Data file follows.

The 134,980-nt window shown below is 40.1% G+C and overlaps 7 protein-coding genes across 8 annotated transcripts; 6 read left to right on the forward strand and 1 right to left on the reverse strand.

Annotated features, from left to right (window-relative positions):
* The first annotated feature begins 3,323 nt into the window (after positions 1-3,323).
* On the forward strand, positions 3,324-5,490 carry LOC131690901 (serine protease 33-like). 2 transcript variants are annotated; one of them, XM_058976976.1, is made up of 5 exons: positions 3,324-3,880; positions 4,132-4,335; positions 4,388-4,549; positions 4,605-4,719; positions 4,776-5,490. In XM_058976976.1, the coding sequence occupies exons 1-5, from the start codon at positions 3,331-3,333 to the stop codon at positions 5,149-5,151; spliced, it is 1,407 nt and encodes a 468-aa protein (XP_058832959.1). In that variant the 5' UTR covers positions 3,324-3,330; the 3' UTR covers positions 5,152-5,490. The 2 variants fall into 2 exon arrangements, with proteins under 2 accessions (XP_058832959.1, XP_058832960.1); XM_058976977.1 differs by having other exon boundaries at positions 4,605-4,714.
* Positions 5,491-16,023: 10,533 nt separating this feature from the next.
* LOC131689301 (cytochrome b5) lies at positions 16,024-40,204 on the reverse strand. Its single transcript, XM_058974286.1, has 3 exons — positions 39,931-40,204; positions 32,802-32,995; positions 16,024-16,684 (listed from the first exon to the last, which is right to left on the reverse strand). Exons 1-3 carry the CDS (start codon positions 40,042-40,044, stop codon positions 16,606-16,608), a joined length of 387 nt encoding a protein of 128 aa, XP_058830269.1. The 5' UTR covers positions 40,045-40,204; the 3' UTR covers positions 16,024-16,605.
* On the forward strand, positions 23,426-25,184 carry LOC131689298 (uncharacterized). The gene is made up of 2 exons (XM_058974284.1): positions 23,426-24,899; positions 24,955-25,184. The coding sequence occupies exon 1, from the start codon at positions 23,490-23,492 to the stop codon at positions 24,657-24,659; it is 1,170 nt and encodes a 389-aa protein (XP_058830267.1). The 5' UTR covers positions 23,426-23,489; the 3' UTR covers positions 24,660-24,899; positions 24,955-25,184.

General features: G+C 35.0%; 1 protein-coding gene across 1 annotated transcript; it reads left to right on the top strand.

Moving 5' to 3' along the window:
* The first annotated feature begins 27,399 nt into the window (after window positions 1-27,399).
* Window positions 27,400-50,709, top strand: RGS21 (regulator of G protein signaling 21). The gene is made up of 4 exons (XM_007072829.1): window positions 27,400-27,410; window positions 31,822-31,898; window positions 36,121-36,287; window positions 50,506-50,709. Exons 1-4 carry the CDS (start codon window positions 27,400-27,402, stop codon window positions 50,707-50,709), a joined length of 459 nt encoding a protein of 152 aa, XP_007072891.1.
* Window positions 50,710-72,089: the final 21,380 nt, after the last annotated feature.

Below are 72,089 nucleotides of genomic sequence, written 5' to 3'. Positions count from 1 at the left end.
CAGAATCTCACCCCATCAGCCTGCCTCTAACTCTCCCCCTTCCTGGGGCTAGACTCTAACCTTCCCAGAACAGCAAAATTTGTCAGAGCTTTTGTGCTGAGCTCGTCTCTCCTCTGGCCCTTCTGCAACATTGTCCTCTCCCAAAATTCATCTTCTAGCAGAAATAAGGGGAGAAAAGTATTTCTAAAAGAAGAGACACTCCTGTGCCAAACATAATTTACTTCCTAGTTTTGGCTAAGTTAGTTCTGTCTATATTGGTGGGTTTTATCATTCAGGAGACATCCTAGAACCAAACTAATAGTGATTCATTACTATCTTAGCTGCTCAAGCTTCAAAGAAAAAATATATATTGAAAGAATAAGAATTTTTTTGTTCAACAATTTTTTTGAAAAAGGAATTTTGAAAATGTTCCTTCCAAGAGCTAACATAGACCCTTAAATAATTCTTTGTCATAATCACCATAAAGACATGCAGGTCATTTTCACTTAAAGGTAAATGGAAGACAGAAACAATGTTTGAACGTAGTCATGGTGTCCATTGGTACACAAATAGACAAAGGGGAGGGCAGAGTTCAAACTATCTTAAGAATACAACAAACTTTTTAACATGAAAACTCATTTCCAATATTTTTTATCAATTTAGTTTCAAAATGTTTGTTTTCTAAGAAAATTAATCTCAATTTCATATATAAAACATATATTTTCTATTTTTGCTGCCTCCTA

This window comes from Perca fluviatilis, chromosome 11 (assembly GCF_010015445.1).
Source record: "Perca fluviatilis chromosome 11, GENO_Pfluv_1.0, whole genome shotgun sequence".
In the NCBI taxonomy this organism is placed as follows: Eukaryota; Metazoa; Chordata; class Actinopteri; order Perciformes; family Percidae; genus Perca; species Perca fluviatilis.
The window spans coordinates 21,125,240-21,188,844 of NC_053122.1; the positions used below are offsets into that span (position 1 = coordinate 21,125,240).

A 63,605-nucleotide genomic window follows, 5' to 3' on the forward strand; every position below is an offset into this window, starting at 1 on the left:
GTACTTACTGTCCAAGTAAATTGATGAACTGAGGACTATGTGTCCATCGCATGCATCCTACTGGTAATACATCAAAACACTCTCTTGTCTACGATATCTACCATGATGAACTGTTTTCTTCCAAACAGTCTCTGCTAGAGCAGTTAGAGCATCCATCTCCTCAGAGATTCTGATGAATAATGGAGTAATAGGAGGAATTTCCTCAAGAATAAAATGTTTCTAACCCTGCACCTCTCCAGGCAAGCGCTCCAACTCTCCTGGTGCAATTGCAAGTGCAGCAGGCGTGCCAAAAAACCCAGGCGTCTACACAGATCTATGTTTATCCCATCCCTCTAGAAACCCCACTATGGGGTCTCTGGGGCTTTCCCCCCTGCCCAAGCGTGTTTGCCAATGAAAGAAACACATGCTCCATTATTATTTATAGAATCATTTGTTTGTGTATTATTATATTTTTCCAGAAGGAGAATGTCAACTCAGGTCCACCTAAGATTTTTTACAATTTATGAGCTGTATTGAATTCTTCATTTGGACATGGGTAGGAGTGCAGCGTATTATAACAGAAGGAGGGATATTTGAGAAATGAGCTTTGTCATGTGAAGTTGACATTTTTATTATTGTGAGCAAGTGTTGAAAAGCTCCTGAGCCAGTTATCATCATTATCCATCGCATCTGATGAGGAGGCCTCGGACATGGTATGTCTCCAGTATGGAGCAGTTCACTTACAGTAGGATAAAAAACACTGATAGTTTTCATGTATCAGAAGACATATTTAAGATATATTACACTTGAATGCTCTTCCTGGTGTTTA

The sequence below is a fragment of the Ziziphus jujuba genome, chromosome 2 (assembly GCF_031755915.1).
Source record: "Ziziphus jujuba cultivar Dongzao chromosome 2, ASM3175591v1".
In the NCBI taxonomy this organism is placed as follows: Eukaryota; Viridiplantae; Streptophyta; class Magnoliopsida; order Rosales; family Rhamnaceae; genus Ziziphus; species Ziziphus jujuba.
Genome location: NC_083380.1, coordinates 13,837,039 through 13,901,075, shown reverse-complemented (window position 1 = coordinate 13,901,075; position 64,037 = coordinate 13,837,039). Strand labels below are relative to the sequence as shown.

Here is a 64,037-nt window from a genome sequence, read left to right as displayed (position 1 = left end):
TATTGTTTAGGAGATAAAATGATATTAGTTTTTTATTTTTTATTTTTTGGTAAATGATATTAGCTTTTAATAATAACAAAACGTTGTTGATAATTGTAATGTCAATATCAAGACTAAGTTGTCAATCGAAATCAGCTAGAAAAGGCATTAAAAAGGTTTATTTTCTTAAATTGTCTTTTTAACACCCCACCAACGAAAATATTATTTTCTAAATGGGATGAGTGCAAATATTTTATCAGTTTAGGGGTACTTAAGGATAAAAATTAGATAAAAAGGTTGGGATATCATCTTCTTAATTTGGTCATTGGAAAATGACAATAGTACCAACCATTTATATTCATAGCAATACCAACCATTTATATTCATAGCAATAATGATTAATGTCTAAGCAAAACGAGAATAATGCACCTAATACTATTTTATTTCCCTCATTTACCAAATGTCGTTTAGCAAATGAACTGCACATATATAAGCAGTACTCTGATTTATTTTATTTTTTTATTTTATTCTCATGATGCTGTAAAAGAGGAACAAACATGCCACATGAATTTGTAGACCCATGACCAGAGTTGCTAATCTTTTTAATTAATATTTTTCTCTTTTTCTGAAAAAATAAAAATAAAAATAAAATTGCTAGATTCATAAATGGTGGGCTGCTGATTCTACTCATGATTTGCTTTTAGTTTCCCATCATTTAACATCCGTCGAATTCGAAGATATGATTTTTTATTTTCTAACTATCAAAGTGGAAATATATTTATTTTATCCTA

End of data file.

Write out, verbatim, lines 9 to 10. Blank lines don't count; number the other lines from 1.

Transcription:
Moving 5' to 3' along the window:
* The first annotated feature begins 27,399 nt into the window (after window positions 1-27,399).